Why do we need a leap day? So it doesn’t snow in the ‘summer’

If Earth let all its extra quarter days add up, we’d quickly be celebrating the 4th of July when it’s snowing.
By | Published: February 29, 2024 | Last updated on March 19, 2024

Happy leap year! Feb. 29, 2024, is leap day and marks an ongoing, longstanding correction to the calendar we use.

In most years, our calendar contains 365 days. But Earth actually takes 365.2422 days (let’s call it 365¼ days) to orbit the Sun. As you might imagine, if we let these quarter days add up, we’d quickly be celebrating the 4th of July in America when it’s snowing.

So, we add a full day every four years … almost. A year that’s 365¼ days long actually is 11 minutes longer than Earth’s actual orbit. That means we need additional corrections from time to time. Years divisible by 4 are leap years, except for centurial years that cannot be divided evenly by 400.

By the way, the first one added to the month of February occurred in the year 8 A.D. The most recent leap year (before this one) was in 2020.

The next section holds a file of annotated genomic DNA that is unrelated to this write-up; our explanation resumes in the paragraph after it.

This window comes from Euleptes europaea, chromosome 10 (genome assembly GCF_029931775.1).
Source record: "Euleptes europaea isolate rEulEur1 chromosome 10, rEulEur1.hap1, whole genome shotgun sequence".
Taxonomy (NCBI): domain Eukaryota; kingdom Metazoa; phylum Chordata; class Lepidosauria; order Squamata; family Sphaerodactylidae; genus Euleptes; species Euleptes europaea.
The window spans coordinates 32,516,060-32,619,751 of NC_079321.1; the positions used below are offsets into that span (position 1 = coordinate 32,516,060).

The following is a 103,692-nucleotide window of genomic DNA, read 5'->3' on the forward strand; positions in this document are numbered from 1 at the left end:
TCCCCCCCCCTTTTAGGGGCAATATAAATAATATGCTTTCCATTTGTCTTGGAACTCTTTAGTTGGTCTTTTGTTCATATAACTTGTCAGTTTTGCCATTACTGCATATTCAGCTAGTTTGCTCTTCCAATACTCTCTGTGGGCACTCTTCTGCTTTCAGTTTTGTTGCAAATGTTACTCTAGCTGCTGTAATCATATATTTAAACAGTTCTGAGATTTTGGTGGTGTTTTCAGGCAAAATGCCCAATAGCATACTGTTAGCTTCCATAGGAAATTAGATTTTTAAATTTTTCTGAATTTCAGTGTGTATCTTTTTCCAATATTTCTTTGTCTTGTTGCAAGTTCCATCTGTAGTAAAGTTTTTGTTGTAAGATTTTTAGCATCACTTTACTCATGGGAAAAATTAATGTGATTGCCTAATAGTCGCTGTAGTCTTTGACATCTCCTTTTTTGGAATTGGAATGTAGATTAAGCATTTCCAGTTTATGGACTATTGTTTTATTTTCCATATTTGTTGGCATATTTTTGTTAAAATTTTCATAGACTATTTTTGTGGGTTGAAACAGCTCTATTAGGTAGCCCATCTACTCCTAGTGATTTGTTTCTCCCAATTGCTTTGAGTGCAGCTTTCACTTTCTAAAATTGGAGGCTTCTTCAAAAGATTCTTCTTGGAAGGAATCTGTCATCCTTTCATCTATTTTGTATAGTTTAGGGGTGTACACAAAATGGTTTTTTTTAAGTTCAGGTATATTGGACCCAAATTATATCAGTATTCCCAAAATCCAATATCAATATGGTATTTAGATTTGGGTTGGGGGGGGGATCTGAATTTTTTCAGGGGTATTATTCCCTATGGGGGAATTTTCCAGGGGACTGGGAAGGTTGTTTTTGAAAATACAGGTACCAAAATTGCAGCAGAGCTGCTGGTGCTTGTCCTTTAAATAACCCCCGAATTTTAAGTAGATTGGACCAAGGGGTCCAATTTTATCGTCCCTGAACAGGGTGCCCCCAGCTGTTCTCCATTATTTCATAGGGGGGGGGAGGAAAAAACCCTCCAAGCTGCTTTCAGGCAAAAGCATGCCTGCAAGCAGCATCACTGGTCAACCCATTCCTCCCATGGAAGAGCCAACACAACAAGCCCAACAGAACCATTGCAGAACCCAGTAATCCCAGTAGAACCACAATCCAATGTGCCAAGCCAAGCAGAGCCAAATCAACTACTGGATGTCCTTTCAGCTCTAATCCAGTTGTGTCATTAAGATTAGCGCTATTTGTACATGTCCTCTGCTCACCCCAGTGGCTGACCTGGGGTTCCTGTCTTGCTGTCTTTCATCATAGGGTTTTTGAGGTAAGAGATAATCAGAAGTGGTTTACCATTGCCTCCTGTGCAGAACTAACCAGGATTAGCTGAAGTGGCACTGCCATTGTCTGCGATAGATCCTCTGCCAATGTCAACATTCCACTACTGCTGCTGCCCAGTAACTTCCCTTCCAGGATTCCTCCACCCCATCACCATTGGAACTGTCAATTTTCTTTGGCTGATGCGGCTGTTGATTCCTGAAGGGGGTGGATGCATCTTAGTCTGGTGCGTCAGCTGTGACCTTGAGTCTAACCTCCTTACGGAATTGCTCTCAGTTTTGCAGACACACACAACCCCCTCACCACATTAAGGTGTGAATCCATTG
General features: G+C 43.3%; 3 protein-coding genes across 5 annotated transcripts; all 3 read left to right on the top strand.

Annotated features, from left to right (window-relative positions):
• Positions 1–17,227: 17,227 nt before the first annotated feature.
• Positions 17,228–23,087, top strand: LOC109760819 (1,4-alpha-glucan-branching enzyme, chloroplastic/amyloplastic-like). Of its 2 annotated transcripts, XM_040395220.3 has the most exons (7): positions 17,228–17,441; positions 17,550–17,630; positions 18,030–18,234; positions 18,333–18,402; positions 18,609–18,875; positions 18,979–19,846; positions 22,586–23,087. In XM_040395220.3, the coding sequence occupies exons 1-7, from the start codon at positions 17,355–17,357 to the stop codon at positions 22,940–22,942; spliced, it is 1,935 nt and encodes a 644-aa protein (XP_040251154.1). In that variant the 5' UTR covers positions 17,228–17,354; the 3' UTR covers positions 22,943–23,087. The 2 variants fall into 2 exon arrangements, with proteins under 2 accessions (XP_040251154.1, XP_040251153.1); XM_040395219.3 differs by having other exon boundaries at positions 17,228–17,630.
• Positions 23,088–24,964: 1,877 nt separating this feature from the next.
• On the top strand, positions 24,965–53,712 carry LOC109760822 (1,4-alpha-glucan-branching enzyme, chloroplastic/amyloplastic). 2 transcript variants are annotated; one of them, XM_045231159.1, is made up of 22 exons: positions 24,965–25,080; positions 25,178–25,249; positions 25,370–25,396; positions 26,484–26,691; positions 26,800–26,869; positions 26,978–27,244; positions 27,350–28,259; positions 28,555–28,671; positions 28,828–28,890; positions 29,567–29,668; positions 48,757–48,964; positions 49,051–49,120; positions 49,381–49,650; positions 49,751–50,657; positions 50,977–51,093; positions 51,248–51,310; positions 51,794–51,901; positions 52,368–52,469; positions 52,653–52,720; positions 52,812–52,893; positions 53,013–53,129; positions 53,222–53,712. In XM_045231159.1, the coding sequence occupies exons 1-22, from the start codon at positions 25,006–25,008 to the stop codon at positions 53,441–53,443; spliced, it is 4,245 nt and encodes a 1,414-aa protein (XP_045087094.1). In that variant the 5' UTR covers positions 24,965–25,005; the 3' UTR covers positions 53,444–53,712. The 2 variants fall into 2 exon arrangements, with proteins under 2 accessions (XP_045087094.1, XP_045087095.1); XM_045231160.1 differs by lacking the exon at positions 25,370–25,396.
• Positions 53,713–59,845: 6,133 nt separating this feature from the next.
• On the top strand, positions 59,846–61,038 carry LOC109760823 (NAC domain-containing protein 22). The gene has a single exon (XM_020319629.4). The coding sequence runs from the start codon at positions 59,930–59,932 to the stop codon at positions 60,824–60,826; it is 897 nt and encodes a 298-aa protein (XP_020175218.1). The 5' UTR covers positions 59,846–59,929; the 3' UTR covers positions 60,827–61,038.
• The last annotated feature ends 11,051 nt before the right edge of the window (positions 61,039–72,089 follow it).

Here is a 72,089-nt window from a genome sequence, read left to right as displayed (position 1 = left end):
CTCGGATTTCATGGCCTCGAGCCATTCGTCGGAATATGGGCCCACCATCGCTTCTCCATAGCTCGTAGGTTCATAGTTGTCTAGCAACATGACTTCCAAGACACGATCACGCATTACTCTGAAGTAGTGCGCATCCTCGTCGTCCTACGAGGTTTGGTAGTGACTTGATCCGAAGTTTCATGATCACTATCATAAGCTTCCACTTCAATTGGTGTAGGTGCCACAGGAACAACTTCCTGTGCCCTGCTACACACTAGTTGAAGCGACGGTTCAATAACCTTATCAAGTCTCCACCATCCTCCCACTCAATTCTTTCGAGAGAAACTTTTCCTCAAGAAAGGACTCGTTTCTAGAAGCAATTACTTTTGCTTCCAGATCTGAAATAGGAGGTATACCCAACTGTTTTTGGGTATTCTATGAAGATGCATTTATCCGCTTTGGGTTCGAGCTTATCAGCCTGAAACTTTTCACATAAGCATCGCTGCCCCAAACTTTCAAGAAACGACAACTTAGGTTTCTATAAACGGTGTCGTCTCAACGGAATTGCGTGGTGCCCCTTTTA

There’s also leap seconds. These are not as predictable as leap years and exist because the Earth spins slightly faster now than 50 years ago.

As Kate Golembiewski writes, “The International Earth Rotation and Reference Systems Service keeps tabs on how quickly the planet spins by sending laser beams to satellites to measure their movement, along with other techniques. When the time plotted by Earth’s movement approaches one second out of sync with the time measured by atomic clocks, scientists around the world coordinate to stop atomic clocks for exactly one second, at 11:59:59 pm on June 30 or Dec. 31, to allow astronomical clocks to catch up. Voila — a leap second.”

This article was first published in 2016 and has been updated. A previous error stating that all years evenly divisible by 400 are not leap years has also been corrected.